In this wide-ranging collection of recipes from her famed Chinatown cafe, the doyenne of California Chinese cuisine offers a "private cooking school" for cooks who want to enter the "world of traditional Chinese flavors combined with exclusively fresh ingredients." Beginning with the "pantry" chapter on basic condiments like five-flavor Oil and China Moon pickled ginger, Tropp ( The Modern Art of Chinese Cooking ) moves throughout the meal, offering signature recipes, like plum wine chicken salad with sweet mustard sauce, and Hoisin pork buns with ginger and garlic. An entire chapter is devoted to the meat that is "symbolically central to the entire Chinese culture"--pork. Not surprising for a book that is as much a course in method and culture as a collection of recipes, instructions are detailed and descriptive. True to her hybrid East-West cuisine, Tropp reveals eclecticism in her observations about cooking: In one chapter she praises traditional Chinese seafood cooking and presentation practices for following "the integrity of the fish"; a few pages later, she muses about that modern American invention, plastic wrap. Stylish illustrations that simultaneously recall a modern upscale restaurant menu and a 1950s Vogue are also true to the mixed nature of Tropp's cuisine. Author tour.
Copyright 1992 Reed Business Information, Inc. --This text refers to the Hardcover edition.
Tropp, author of The Modern Art of Chinese Cooking and chef/owner of San Francisco's China Moon Cafe, is a talented and passionate cook. Her new book is filled with hundreds of creative, unusual, and fascinating recipes. However, "homestyle" does not quite seem the word to describe them. Many have lengthy ingredients lists, and many dishes require components from other recipes for their preparation--not necessarily complicated on their own, but in the end somewhat daunting for busy home cooks. Nevertheless, the recipes are inspired and mouth-watering. Tropp's sidebars--on every page--are filled with information about Chinese cooking and food in general. This unique book is recommended for most collections. BOMC HomeStyle Books selection.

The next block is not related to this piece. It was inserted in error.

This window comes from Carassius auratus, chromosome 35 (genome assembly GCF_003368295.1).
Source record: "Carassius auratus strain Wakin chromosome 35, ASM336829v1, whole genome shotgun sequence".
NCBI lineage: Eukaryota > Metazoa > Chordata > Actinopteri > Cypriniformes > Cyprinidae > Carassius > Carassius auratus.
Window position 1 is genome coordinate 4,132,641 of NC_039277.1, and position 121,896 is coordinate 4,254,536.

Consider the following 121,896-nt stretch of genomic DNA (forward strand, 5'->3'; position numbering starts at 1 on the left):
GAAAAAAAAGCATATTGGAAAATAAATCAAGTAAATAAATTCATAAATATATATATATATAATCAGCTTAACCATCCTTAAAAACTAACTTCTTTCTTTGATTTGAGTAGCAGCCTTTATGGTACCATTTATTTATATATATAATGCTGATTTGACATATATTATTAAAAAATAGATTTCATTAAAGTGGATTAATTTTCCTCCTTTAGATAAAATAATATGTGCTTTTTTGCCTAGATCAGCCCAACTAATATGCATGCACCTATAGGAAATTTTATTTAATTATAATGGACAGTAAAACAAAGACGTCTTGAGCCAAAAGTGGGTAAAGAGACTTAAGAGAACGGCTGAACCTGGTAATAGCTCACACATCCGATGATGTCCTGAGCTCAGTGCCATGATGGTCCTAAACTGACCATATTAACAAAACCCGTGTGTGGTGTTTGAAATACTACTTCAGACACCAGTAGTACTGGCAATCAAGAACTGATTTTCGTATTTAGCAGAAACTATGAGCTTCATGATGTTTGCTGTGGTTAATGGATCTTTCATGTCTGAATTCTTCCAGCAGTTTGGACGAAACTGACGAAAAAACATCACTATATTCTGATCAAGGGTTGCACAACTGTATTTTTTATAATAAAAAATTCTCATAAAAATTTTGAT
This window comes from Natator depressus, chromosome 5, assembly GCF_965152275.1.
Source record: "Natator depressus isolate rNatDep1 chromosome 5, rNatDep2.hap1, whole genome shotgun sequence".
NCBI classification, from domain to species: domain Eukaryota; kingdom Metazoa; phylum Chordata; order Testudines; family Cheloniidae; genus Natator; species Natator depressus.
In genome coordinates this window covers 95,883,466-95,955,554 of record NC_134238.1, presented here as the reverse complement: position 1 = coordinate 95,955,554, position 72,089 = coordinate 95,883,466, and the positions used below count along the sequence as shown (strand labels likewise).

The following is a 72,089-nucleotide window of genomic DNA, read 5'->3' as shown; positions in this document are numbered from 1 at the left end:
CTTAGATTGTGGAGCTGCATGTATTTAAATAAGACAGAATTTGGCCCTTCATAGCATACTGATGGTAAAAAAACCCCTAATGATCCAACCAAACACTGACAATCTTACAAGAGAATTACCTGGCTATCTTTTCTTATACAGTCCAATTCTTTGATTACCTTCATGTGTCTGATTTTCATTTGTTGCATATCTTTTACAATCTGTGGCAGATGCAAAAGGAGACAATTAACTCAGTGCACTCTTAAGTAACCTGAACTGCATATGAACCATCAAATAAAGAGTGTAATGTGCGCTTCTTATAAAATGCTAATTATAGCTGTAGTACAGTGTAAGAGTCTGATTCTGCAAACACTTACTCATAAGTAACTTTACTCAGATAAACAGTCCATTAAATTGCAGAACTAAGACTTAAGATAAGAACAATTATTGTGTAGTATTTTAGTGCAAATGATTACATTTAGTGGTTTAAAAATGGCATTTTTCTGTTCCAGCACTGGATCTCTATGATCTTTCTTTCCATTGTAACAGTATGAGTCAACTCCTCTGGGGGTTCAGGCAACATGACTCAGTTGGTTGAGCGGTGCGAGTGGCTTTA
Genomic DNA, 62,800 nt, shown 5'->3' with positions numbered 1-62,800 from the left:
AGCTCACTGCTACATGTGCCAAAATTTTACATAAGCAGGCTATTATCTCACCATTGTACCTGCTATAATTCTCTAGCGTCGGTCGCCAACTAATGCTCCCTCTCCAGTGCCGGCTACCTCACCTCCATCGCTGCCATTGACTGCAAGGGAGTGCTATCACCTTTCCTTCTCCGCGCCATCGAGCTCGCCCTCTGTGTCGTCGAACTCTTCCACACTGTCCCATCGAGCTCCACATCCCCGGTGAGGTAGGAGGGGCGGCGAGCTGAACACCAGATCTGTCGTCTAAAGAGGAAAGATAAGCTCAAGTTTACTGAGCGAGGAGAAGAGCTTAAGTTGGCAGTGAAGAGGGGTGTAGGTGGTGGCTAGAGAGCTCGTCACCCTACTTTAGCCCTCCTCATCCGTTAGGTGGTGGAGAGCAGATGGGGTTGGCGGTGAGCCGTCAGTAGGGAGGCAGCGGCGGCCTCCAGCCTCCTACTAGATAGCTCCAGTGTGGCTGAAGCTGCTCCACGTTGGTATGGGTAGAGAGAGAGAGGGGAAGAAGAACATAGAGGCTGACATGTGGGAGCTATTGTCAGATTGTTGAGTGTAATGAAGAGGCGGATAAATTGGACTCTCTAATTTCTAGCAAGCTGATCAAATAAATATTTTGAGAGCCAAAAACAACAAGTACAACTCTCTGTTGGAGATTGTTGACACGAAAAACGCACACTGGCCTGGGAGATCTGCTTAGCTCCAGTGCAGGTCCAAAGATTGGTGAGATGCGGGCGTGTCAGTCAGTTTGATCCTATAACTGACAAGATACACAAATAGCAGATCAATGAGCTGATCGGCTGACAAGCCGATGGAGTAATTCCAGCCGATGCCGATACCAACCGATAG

Copyright 1993 Reed Business Information, Inc.
China Moon is the restaurant's name. The cookbook has absolutely no authentic Chinese recipes or even remotely resembles to westernized Chinese dishes. Read morePublished 3 months ago by W.C.
I have five or six Chinese cookbooks and this is the very best. I have recommended it to all my cooking friends and I notice they all have a copy on their bookshelves!Published 18 months ago by Charlotte Zahn
I received this book as a gift, combined with a nice wok.
This is really a lovely cookbook - "basics" of gourmet Chinese cooking were well explained. Read more
The USDA has banned the Szechuan Peppercorn in the United States, so it is no longer available for sale or distribution. Read morePublished on April 19 2003
These recipes read deliciously; I've pored over them again and again to feed my imagination while I fed my stomach pedestrian Chinese take-out. Read morePublished on Dec 5 2001 by Eric Krupin
If you have to limit yourself to one cookbook, this has to find it's way onto your shelves. The recipies are straight-forward and delicious. Read morePublished on Nov. 28 2001 by CJ Hafner
To start off: this is not a book for the hard-line traditionalist, in fact, it is a book for those who aren't fond of the neighborhood Chinese restaurant style. Read morePublished on Jan. 21 2001 by "really-siobhan"
This is an interesting book, however my problems with this book lie in the highly complicated procedures. Read morePublished on Jan. 13 2001